'I come from a line of divorced women, and I think I'm not meant to be happy in love'

Figurine of couple with man upside down, woman in cafe touching her ring
Does a family history of divorce affect the way a person looks at a relationship? (Photos: Getty Images)

For years, *Stella, 33, has been worried that if she ever gets married, her relationship will end in a messy and bitter divorce. Stella is engaged and is set to marry in 2024. This is her story, as told to Arika Kim. Names have been changed and details have been modified upon request.

Growing up, some of my favourite films were romantic in nature. I revelled in anything created by Disney, and dreamt that one day I’d be swept off my feet but some gorgeous man looking to rescue me.

As a kid, I envisioned a perfect life for myself once I met the love of my life.

Fast forward 20 years into the future and after multiple heartbreaks, failed relationships, and everything else in between, I’ve learned that I might not be as lucky as those Disney princesses and life really isn’t like a romantic comedy at all.

Add this to the fact that I come from a line of divorced women, and I’m starting to think that maybe I’m just not meant to be happy in love.

Divorces in the family

You see, my great-grandmother, grandmother, and mother have all been divorced.

To add insult to injury, my mother has been divorced twice. Since their final divorces, none of them ever remarried or dated anyone else.

After her second divorce, I remember my mother telling me that she’s given up on love.

“I’ve closed my heart and mind to the possibility of ever finding someone,” she once told me.

My siblings? Of the three I have, two added their marriages in divorce, both of which ended badly. My sister is now devoted purely to raising her only child.

In some ways, she’s given up on finding anyone, too.

“Unless they’re rich and about to die soon, I think I’m done with dating,” she once joked.

As a teenager, my mother’s words didn’t quite bother me.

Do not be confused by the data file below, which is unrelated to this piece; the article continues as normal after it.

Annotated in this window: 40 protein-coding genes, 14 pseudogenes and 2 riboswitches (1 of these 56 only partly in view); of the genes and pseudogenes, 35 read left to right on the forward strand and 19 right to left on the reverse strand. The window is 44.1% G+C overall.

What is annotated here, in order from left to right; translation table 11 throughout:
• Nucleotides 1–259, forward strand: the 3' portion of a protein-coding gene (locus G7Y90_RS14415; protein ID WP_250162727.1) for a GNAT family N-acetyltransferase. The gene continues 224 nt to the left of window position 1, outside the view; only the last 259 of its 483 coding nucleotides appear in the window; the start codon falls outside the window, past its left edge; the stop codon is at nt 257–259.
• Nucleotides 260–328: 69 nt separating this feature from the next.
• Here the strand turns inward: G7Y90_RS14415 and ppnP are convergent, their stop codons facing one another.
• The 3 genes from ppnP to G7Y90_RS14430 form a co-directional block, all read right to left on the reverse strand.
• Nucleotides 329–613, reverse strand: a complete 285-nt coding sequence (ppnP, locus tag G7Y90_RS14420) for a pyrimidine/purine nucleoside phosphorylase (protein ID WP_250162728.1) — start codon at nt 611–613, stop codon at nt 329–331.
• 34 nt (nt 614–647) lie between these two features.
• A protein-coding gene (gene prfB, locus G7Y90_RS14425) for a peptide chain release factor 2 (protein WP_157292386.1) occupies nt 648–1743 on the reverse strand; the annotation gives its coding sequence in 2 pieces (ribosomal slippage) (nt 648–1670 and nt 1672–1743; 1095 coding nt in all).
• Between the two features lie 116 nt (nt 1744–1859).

When I was first introduced to boys, it was a field day. The first time I got into a relationship, I was giddy with excitement, thinking that my first boyfriend was going to be the love of my life.

When the relationship ended, I was jilted but remained positive at the prospect of falling in love once again.

To me, falling in love is the best feeling in the world, and it’s a feeling that I wish everyone has the chance to experience at least once in their lives.

Dating around was always exciting to me because it meant I got to meet new men and all the possibilities that came with them.

Not knowing a healthy relationship

However, after multiple disappointing dates and relationships, I’m starting to think that I really should be alone.

Looking at my family’s history with relationships and divorce, I’m beginning to believe that my family’s sort of cursed, and that any marriage I get myself into will result in a bitter end.

In fact, in some ways, I think my belief in this curse has allowed me to self-sabotage and ruin good things because I think they’re too good to be true.

Every single time a relationship ends, I sink deeper into believing this.

Deep down, I know it’s an irrational fear but I can’t help but actually believe it.

Growing up in a single-parent household also means that I’ve not actually seen what a healthy relationship looks like, or what it’s even actually meant to be.

My closest friends, who know how I feel about this, have all called me insane.

“Just because it’s happened to them, it doesn’t mean it’s going to happen to you. Don’t let what you think you know become a self-fulfilling prophecy,” said a wise friend.

After meeting my fiancé, I’ve allowed myself to let go of that nagging feeling that this relationship won’t work out.

However, I’ve seen how I can get too in my head sometimes and I’ll start to self-sabotage.

The odd thing is that my fiancé and I don’t have any actual problems.

Lately, I’ve started thinking that this relationship can’t be as good as I think it is and the slightest thing that happens will mean the end for us.

It’s strange just how much a trend in my family could influence my views on relationships and push me to entertain the thought that something like this could happen to me, too.

When I’m not so in my head with my thoughts, I often think about my future children (if any) and how I hope they never even begin to feel this way when they come of age and have relationships of their own.

Till this feeling finally goes away or till I finally learn to deal with this emotion, I’ll have to contain and manage my thoughts so it doesn’t actually get the better of me.

A Millennial's Dating Diary series explores real-life interactions and the hurdles of dating in Southeast Asia. The series features the dating stories and misadventures of Arika – a 26-year-old, straight female marketing manager with a penchant for over drinking — and fellow millennials.

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